Between January 2008 and February 2013, Wilson regularly gambled at casinos in California, Nevada, Arizona, and West Virginia, authorities said.

Authorities charged that he frequently left the Casinos with more than $10,000 cash and regularly made deposits in amounts of $10,000 or less into his bank account “to attempt to prevent CTRs from being filed because he did want not the FBI to become aware of his gambling activities. In total, Wilson structured more than $488,000 in cash into his bank account.”

“Agent Wilson was well aware of the CTR requirement, and engaged in a pattern of transactions intended to circumvent the reporting of cash transactions under the Bank Secrecy Act,” said U.S. Attorney  Benjamin Wagner. “It is particularly important that federal law enforcement agents be faithful to the letter and spirit of federal law.”


Naval Criminal Investigator Pleads in Massive Fraud and Bribery Scheme

By Allan Lengel

A big scandal continues to unravel.

The latest:   John Bertrand Beliveau Jr., 44, a special agent with the Naval Criminal Investigative Service (NCIS) pleaded guilty Wednesday to participating in a massive international fraud and bribery scheme, admitting he shared with a foreign Navy contractor confidential information about ongoing criminal probes into the contractor’s billing practices in exchange for prostitutes, cash and luxury travel, the Justice Department said in a press release.

“Today, John Beliveau has admitted to accepting lavish gifts in exchange for revealing sensitive law enforcement information to a primary target of this massive bribery investigation,” Acting Assistant Attorney General Mythili Raman of the Justice Department’s Criminal Division said in a statement. “For nearly two years, Beliveau deliberately leaked the names of cooperating witnesses, reports of witness interviews, and plans for future investigative steps. Through his corrupt conduct, Beliveau helped the target of the investigation evade the reach of law enforcement, and cost the U.S. Navy millions of dollars. Thanks to the Navy’s extensive cooperation and assistance, and the hard work of the NCIS and DCIS agents assigned to this ongoing investigation, we have now been able to hold him to account.”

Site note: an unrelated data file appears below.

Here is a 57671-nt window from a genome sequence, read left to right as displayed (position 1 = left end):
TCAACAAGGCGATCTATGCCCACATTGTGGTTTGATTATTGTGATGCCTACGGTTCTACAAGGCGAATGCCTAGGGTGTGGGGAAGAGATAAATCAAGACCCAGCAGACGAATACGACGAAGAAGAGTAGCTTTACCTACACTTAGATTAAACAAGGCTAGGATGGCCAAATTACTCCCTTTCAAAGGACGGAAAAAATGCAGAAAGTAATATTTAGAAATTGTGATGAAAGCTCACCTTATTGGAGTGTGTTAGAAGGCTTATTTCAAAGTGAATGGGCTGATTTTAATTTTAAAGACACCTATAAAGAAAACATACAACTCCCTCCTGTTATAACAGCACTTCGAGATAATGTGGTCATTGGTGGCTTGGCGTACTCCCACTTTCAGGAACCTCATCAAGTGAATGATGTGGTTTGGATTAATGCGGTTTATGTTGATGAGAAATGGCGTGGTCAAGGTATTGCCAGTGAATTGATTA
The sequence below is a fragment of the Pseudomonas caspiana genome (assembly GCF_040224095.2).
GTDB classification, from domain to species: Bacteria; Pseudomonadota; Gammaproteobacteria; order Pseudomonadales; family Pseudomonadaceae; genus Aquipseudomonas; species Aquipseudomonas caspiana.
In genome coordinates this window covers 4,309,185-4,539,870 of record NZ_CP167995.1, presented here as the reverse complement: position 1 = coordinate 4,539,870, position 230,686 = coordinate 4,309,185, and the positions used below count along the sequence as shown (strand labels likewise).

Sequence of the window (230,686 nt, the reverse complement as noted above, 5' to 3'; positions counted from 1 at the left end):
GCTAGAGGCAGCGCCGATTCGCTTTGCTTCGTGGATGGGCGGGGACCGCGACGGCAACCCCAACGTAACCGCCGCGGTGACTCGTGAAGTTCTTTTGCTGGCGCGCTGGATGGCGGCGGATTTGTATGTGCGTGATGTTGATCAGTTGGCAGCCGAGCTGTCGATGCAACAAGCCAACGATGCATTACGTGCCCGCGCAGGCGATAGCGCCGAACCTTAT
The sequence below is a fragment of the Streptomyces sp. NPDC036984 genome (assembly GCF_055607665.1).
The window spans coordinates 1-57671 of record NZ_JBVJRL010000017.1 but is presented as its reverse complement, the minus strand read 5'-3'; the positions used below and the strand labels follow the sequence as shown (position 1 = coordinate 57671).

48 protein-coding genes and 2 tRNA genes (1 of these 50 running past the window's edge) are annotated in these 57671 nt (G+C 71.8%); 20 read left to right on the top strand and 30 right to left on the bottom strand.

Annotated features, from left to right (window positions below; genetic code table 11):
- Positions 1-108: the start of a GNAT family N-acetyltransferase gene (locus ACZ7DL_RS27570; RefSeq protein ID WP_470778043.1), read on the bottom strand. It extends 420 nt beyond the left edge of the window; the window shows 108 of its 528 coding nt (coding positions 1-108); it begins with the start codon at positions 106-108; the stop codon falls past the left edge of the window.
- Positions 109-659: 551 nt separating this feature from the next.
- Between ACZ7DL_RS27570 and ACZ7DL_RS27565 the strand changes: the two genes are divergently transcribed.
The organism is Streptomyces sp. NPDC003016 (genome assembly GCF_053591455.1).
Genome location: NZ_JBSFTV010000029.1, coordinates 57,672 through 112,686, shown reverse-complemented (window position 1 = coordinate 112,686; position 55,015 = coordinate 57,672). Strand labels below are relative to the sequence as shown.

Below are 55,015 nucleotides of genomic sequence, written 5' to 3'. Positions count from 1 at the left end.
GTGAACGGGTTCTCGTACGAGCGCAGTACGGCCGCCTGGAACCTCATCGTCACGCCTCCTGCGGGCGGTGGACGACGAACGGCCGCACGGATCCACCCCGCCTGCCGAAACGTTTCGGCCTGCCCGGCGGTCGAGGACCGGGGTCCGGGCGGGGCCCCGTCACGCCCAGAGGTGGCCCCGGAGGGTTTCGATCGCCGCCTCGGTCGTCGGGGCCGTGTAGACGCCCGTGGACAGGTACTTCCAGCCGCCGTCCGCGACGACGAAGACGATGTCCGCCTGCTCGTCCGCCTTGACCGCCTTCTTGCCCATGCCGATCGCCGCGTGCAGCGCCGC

Sentencing is set for March 9.

According to the press release Beliveau

Acknowledged that he regularly searched confidential NCIS databases for reports of investigations related to the contractor, Leonard Glenn Francis, chief executive of Singapore-based Glenn Defense Marine Asia (GDMA). Beliveau admitted that, over the course of years, he helped Francis avoid multiple criminal investigations by providing copies of these reports plus advice and counsel on how to respond to, stall and thwart the NCIS probes. This duplicity began while Beliveau was stationed in Singapore and continued for more than a year after Beliveau returned to the NCIS office in Quantico, Va.

The guilty plea is part of a bigger scandal involving contracts.